According to the definition, to be considered eligible for the Dove Awards, gospel music must have lyrics that are: Substantially based upon orthodox Christian truth contained in or derived from the Holy Bible An expression of worship of God or praise for His works. Prior to the definition, the only qualified music was that sold in Christian Booksellers Association affiliated stores; the new standards resulted in complaints by some fans and artists after thirteen entries were disqualified as being too secular in the 1999 Dove Awards. The rules were rescinded afterwards, many groups disqualified by the rulings in 1999 were winners in 2000. Christian pop culture Gospel Music Association of Canada Covenant Awards Official website GMA website Past winners
Christian rock is a form of rock music that features lyrics focusing on matters of Christian faith with an emphasis on Jesus performed by self-proclaimed Christian individuals. The extent to which their lyrics are explicitly Christian varies between bands. Many bands who perform Christian rock have ties to the contemporary Christian music labels, media outlets, festivals, while other bands are independent. Rock music was not viewed favorably by most traditional and fundamentalist Christians when it became popular with young people from the 1950s, although early rock music was influenced by country and gospel music. In 1952 Archibald Davison, a Harvard professor, summed up the sound of traditional Christian music and why its supporters may not like Rock music when he said: "... a rhythm that avoids strong pulses. Based upon Archibald Davison's statement it is easy to see how different these two genres of music are. Christians in many regions of the United States did not want their children exposed to music with unruly, impassioned vocals, loud guitar riffs and jarring, hypnotic rhythms.
Rock and roll differed from the norm, thus it was seen as a threat. The music was overtly sexual in nature, as in the case of Elvis Presley, who became controversial and massively popular for his suggestive stage antics and dancing. However, Elvis was a religious person who released a gospel album: Peace in the Valley. Individual Christians may have listened to or performed rock music in many cases, but it was seen as anathema to conservative church establishments in the American South, he Touched Me was a 1972 gospel music album by Elvis Presley which sold over 1 million copies in the US alone and earned Presley his second of three Grammy Awards. Not counting compilations, it was his third and final album devoted to gospel music; the song "He Touched Me" was written in 1963 by Bill Gaither, an American singer and songwriter of southern gospel and Contemporary Christian music. In the 1960s, rock music developed artistically, attained worldwide popularity and became associated with the radical counterculture alienating many Christians.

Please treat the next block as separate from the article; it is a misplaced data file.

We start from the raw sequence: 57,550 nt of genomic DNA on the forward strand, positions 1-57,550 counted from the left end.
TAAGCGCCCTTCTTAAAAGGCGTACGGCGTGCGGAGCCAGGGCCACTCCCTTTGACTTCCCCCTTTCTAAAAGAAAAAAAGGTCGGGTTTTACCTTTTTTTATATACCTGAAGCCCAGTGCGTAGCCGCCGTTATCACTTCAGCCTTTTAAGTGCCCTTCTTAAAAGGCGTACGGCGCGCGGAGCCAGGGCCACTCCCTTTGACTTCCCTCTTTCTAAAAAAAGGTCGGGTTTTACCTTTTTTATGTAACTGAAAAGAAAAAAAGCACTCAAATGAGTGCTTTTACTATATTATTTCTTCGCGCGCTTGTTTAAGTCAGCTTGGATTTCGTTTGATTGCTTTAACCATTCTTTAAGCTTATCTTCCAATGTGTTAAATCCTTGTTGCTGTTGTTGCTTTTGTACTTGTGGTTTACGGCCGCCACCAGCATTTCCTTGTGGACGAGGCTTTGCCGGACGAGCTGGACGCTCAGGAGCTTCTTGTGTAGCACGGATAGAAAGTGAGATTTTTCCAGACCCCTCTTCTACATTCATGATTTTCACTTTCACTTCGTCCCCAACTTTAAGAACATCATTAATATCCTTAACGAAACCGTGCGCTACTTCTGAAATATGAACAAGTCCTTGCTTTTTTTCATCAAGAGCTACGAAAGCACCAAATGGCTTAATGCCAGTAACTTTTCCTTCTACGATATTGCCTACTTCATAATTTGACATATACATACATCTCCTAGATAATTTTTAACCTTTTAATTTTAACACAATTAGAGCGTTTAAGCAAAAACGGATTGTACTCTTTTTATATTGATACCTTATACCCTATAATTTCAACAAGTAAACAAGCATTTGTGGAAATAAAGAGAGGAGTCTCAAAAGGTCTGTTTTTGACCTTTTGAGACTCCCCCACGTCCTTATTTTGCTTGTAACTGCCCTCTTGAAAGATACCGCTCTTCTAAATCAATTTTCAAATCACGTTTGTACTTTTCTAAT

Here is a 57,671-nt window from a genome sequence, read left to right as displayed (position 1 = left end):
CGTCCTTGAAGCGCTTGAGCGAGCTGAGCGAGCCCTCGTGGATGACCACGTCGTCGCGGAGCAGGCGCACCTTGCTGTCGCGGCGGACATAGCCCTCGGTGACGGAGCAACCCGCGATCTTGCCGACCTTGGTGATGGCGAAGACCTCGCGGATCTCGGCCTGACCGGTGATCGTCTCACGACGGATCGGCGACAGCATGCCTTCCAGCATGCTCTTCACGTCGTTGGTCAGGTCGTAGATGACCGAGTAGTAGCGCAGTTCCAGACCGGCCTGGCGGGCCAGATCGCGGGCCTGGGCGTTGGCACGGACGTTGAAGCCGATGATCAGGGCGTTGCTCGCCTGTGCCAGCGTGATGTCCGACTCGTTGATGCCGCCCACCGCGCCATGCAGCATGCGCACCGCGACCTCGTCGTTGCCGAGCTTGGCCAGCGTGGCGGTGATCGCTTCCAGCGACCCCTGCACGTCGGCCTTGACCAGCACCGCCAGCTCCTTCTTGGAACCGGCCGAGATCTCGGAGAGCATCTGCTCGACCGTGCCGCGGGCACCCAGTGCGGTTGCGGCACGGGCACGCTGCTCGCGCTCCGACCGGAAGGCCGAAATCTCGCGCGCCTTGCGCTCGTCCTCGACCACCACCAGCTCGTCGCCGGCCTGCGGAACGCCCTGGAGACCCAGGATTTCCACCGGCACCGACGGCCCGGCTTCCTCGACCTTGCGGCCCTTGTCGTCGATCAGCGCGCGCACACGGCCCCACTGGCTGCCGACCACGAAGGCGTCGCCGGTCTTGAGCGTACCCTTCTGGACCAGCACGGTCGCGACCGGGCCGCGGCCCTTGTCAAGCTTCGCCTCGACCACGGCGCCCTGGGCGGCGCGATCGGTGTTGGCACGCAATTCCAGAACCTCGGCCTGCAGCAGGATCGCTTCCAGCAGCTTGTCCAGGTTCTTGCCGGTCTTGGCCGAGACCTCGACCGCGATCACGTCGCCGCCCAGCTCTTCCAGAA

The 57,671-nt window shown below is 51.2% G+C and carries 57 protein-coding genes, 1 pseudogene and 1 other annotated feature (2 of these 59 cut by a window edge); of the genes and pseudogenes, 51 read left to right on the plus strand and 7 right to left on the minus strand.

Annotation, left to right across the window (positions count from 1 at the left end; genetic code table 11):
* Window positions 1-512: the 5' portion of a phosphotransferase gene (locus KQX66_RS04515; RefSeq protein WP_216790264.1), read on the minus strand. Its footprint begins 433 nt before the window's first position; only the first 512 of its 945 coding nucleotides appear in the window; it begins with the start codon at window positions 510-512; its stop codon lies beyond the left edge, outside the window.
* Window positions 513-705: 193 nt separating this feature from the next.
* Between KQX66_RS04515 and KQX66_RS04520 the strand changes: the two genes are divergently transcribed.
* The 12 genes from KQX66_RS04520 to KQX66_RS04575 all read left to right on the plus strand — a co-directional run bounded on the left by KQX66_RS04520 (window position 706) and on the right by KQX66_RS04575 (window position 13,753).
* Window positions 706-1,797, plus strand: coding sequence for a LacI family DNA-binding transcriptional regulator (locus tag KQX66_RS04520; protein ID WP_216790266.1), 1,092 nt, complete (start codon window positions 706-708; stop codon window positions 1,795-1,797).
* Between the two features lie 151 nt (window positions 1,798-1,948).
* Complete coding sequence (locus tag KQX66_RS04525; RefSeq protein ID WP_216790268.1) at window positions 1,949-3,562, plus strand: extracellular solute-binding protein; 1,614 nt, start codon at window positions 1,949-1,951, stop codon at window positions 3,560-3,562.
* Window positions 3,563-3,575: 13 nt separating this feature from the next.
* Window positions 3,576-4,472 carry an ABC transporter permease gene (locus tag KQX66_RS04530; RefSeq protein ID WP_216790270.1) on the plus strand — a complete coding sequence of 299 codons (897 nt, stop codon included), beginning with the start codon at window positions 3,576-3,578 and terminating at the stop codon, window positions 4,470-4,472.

In 1966 The Beatles, regarded as one of the most popular and influential rock bands of their era, ran into trouble with many of their American fans when John Lennon jokingly offered his opinion that Christianity was dying and that the Beatles were "more popular than Jesus now". The romantic, melodic rock songs of the band's early career had been viewed as inoffensive, but after the remark, churches nationwide organized Beatles record burnings and Lennon was forced to apologize. Subsequently, the Beatles and most rock musicians experimented with a more complex, psychedelic style of music, that used anti-establishment, drug related, or sexual lyrics, while The Rolling Stones sang "Sympathy for the Devil", a song written from the point of view of Satan. Allegations of Satanic intent arose from the Beatles' et al. use of the controversial backmasking recording technique. This further increased Christian opposition to rock music; as the decade continued, the Vietnam War, the Civil Rights Movement, the Paris student riots and other events served as catalysts for youth activism and political withdrawal or protest, which became associated with rock bands, whether or not they were political.
Moreover, many saw the music as promoting a lifestyle of promiscuous "sex and rock and roll" reflected in the behavior of many rock stars. However, there was growing ideological potential of rock. Countless new bands sprang up in the mid-to-late 1960s, as rock displaced older, smoother pop styles to become the dominant form of pop music, a position it would enjoy continuously until the end of the 20th century, when hip-hop eclipsed it in sales. Among the first bands that played Christian rock was The Crusaders, a Southern Californian garage rock band, whose November 1966 Tower Records album Make a Joyful Noise with Drums and Guitars is considered one of the first gospel rock releases, or "the first record of Christian rock", Mind Garage, "arguably the first band of its kind", whose 1967 Electric Liturgy was recorded in 1969 at RCA's "Nashville Sound" studio. Both of these recordings were preceded by the rockabilly praise LP I Like God's Style and performed by one 16-year-old Isabel Baker and released on the private Wichita, Kansas Romco label in 1965, which slipped into obscurity before being rediscovered around 2007.